Bourbonnais investigating sewer flow spike
BOURBONNAIS — Bourbonnais will investigate what has caused a spike in its daily sewer flow.
The village board on Monday approved a $53,200 contract with Robinson Engineering, of Frankfort, to monitor sewer flow at 11 locations in the village for 60 days.
Finance director Mike Wolf said the village has averaged an extra 1 million gallons of sewer flow since this past Thanksgiving at the Kankakee River Metropolitan Agency’s wastewater treatment facility.
The village had averaged about 1.5 million gallons on dry days and about 2.5 million gallons on wet days. Since Thanksgiving, the village has consistently surpassed 3.5 million gallons per day.
KRMA charges its coalition of villages and cities a per use rate. That means Bourbonnais residents could end up paying more because of the spike in sewer flow.
Mayor Paul Schore suspects the flow increase could be caused by residents illegally tapping into the wastewater system.
“It’s an ongoing issue with people with sump pumps,” Schore told the Daily Journal after Monday’s village board meeting. “Some don’t realize they are tapping into our system. Others know perfectly well that they are.”
The village’s newer subdivisions have a separate connection to its storm water system. However, the older subdivisions allow residents to choose between the storm water and wastewater systems.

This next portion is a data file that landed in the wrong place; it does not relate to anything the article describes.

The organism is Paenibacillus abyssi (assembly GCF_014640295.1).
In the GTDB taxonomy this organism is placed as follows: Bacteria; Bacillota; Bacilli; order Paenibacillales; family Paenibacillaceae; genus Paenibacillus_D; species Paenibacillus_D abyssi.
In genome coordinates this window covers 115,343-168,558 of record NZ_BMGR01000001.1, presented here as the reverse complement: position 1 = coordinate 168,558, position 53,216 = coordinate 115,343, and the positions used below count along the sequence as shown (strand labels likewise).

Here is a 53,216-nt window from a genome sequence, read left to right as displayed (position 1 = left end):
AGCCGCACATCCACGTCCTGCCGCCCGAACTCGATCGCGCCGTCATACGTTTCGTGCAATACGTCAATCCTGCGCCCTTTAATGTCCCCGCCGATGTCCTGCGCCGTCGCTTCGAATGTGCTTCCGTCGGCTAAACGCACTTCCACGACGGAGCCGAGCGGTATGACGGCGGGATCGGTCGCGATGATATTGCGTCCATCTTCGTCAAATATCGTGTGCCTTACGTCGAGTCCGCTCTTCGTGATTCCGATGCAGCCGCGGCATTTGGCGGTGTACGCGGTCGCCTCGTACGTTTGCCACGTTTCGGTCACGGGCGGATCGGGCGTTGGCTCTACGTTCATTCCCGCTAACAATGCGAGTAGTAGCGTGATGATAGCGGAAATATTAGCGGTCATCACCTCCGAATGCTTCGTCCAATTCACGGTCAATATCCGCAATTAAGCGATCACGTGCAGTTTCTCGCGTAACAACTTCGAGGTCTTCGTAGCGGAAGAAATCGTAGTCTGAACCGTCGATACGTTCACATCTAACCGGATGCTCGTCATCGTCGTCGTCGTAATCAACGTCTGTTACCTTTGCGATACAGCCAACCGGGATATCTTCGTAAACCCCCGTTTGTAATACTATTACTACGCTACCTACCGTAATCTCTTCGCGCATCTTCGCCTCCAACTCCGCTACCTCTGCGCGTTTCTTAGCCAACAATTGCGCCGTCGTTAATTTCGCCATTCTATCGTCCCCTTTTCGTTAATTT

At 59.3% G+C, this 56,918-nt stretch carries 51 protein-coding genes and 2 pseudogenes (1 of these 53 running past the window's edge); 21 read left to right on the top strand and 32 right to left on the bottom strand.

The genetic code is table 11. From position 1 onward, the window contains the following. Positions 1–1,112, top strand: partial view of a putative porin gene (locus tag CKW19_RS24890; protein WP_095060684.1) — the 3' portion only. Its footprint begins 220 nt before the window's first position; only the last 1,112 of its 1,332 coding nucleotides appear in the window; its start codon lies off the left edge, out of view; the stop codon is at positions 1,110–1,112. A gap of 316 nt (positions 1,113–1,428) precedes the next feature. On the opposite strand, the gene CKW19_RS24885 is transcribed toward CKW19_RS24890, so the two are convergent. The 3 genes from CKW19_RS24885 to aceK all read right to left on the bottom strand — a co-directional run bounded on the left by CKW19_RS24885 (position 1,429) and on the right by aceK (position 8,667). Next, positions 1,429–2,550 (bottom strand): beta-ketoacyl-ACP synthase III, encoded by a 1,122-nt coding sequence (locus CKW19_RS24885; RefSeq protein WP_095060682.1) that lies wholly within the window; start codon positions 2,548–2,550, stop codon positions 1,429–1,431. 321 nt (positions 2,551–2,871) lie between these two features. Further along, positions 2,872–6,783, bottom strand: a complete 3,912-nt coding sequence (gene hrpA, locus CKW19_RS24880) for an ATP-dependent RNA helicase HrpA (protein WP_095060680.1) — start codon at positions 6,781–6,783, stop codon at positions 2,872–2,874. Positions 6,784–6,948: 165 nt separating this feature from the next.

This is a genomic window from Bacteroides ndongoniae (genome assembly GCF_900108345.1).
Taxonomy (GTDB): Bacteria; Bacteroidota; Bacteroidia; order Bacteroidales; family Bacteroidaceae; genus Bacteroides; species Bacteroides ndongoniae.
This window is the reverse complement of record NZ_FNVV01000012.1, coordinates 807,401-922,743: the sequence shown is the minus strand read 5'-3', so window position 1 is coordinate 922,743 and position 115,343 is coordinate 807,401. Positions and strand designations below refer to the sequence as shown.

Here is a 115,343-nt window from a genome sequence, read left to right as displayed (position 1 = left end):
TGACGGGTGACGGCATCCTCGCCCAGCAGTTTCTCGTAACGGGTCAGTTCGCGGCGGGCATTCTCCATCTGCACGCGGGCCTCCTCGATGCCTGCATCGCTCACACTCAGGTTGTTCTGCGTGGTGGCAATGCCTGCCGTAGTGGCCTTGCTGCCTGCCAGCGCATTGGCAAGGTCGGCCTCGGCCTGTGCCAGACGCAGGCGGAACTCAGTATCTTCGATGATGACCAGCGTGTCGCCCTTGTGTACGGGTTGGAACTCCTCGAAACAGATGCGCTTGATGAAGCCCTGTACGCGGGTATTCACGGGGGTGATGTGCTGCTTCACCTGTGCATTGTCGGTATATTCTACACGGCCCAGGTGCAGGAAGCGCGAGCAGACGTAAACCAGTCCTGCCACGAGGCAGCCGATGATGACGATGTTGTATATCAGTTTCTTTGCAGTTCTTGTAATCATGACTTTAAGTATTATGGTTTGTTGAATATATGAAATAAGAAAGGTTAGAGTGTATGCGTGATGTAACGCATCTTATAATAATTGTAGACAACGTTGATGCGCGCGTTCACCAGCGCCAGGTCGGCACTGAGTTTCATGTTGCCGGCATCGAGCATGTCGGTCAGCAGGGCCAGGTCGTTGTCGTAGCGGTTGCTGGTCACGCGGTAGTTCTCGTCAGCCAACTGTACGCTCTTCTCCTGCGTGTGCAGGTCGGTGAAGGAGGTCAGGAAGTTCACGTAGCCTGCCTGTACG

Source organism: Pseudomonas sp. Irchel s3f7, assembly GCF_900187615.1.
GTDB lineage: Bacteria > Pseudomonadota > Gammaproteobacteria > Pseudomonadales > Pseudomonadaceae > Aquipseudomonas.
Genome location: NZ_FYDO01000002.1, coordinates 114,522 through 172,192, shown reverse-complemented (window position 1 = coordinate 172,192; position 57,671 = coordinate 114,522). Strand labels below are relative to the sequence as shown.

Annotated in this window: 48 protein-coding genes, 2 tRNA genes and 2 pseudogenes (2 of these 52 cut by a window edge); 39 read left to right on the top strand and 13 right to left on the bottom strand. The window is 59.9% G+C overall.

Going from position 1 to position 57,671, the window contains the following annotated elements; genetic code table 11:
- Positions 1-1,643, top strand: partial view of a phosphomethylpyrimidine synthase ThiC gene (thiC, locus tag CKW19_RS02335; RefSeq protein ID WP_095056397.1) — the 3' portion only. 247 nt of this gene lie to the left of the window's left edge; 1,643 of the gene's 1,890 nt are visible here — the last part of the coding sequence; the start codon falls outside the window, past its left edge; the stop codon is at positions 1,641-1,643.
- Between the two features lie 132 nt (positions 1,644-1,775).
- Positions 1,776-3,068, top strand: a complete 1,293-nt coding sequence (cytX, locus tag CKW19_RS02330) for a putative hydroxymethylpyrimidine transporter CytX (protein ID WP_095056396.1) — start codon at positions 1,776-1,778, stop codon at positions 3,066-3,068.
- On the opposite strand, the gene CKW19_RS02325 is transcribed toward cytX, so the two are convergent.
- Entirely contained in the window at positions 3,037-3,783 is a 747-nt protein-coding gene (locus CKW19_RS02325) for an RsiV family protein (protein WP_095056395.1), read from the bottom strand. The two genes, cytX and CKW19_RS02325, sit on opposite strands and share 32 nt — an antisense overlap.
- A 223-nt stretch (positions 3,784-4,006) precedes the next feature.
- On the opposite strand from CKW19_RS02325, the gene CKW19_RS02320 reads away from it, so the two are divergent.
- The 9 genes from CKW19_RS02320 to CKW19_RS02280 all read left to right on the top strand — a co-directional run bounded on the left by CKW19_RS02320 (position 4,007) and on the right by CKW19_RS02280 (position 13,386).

“Some people don’t want water in their yard, so they put it through the sanitary system,” Schore said. “That costs everybody hundreds of thousands of dollars per year in our sewer bill at KRMA.”
Outside of sewer bills, Schore said the increased flow is occupying the capacity the village has set aside for future growth at Bourbonnais Parkway.
It also has caused sewage problems for some homeowners.
“It is filling up some mains where some people down the line have backup issues,” Schore said. “So, they are moving their problem from their sump pump to their neighbor’s basement. That’s not how it should be.”
The village’s public works department will provide free inspections and fixes for people who might be illegally tapped into the wastewater system. Appointments can be scheduled by calling 815-937-0817.
However, those who are caught without the public works department’s oversight could face a fine of $250 per day for illegally tapping into the wastewater system.
“We don’t want to fine you. We will help you solve that situation,” Schore said. “But if you keep avoiding it, we are going to fine you. And we will fine you. And we will fine you.”